The Government is to keep under review the possibility of a legal passing distance for cyclists, following the launch of a petition calling for a one metre clearance.
Set up by Tony Martin on the Government’s website, the petition calls for a legal minimum distance between drivers and cyclists when overtaking.
The petition has attracted more than 19,000 signatures of the 100,000 it will need to trigger a debate in Parliament. It will run until October 24.
The call is for drivers to leave one metre between car and cyclists on roads with speed limits up to 30mph. On roads with higher speed limits the petition says the minimum passing distance should be 1.5 metres.
Currently the wording of the Highway Code’s advice is to give “plenty of room”.
However, the UK’s death rate for cyclists is far higher than other countries - measured as deaths rate per billion kilometres cycled, the UK has a rating of 22.4, around double that of Norway (11), Denmark (12.1) and the Netherlands (12.4).
The Government previously said that it had no plans to look at the legislation, stating that it wuold be “extremely difficult to enforce”, instead pointing to the Highway Code advice to leave ‘at least as much room as you would when overtaking a car’.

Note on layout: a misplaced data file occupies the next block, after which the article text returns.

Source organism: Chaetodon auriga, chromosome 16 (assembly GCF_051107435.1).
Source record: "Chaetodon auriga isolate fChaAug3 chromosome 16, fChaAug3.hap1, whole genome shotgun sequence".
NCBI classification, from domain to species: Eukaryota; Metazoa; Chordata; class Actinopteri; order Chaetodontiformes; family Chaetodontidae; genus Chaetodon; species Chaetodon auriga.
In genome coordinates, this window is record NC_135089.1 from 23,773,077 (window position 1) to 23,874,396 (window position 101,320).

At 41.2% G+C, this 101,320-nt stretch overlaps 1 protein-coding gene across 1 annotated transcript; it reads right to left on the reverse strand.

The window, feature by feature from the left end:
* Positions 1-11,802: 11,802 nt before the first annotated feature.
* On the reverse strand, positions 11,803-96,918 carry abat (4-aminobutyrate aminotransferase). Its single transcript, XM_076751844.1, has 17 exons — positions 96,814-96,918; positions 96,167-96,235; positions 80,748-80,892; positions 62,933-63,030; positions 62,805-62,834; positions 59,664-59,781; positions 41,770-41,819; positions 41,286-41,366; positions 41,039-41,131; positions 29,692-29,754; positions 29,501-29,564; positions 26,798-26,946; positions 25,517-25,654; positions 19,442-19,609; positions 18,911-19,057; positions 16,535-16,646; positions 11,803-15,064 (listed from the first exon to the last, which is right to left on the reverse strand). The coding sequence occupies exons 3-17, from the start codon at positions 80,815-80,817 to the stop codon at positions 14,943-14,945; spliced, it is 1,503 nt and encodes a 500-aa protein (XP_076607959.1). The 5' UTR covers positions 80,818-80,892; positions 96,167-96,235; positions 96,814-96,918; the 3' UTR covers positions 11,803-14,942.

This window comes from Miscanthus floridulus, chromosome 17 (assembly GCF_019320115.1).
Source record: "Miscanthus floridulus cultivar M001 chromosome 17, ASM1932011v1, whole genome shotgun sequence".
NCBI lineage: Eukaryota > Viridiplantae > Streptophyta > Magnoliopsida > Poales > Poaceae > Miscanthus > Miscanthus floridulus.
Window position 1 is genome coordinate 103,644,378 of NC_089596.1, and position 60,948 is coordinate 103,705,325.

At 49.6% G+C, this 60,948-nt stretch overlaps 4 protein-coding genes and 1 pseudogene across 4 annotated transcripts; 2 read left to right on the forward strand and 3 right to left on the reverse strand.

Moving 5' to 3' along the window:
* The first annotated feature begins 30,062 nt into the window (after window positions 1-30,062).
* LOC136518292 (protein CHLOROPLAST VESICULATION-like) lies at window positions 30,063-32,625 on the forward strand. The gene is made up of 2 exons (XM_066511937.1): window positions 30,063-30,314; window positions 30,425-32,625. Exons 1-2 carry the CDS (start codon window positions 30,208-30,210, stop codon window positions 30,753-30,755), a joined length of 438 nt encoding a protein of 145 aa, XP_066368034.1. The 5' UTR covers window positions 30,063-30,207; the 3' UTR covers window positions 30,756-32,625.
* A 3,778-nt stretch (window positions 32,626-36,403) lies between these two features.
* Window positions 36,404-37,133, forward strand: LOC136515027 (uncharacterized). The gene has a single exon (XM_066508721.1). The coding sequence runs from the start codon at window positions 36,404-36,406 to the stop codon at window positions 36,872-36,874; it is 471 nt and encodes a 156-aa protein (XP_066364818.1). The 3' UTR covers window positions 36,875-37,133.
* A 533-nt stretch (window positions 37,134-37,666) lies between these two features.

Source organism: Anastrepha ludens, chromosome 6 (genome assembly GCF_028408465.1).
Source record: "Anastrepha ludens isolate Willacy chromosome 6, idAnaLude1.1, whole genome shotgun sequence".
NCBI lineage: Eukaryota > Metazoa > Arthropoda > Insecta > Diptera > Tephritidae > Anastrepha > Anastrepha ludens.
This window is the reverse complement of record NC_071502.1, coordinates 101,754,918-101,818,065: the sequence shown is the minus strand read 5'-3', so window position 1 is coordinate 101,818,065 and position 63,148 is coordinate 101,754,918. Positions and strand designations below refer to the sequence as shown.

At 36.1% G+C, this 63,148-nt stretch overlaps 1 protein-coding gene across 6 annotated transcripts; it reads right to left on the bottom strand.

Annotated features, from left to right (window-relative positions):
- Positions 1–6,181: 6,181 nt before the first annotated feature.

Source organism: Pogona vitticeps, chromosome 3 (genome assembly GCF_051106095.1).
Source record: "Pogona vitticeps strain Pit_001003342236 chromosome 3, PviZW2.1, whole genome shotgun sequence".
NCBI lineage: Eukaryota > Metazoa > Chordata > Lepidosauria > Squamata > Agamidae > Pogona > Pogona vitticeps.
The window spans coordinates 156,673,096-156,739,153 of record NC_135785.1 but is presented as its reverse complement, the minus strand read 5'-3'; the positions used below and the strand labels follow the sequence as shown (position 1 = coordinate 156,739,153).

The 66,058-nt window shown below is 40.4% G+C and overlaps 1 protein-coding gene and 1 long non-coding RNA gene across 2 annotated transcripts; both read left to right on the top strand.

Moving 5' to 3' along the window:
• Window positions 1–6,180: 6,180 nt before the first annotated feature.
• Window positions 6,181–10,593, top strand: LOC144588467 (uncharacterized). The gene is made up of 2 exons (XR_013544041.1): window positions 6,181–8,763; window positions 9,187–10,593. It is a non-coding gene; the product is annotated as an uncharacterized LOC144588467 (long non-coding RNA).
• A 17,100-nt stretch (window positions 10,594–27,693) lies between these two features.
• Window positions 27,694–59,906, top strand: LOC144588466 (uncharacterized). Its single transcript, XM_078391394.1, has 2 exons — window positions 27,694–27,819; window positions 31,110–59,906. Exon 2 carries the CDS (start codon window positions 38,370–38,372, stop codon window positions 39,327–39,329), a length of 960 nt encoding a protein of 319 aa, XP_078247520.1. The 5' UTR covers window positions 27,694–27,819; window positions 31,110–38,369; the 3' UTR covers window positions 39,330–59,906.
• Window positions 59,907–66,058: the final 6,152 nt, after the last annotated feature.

However, transport minister Robert Goodwill told the Evening Standard that the DfT is ‘interested’ in the idea, which is under review.
Mr Goodwill said: “The introduction of a legally enforceable minimum passing distance between cyclists and other vehicles in South Australia is relatively recent.
“As a result, there is limited information available regarding the impacts both positive and negative following this change in the law.
“As with other changes of this type introduced overseas, we remain interested in the change and are keeping it under review.”